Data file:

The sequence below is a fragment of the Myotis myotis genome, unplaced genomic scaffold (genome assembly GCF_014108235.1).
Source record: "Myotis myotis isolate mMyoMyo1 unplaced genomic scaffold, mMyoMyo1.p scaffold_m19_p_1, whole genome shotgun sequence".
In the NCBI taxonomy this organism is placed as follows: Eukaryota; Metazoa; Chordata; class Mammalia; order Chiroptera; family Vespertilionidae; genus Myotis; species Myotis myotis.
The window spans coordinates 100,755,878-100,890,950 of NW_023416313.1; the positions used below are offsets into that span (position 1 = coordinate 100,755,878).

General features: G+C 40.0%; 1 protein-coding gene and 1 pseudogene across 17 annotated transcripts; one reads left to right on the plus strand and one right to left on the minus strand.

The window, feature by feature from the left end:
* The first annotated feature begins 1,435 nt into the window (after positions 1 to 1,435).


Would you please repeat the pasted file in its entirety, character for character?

The sequence below is a fragment of the Myotis myotis genome, unplaced genomic scaffold (genome assembly GCF_014108235.1).
Source record: "Myotis myotis isolate mMyoMyo1 unplaced genomic scaffold, mMyoMyo1.p scaffold_m19_p_1, whole genome shotgun sequence".
In the NCBI taxonomy this organism is placed as follows: Eukaryota; Metazoa; Chordata; class Mammalia; order Chiroptera; family Vespertilionidae; genus Myotis; species Myotis myotis.
The window spans coordinates 100,755,878-100,890,950 of NW_023416313.1; the positions used below are offsets into that span (position 1 = coordinate 100,755,878).

General features: G+C 40.0%; 1 protein-coding gene and 1 pseudogene across 17 annotated transcripts; one reads left to right on the plus strand and one right to left on the minus strand.

The window, feature by feature from the left end:
* The first annotated feature begins 1,435 nt into the window (after positions 1 to 1,435).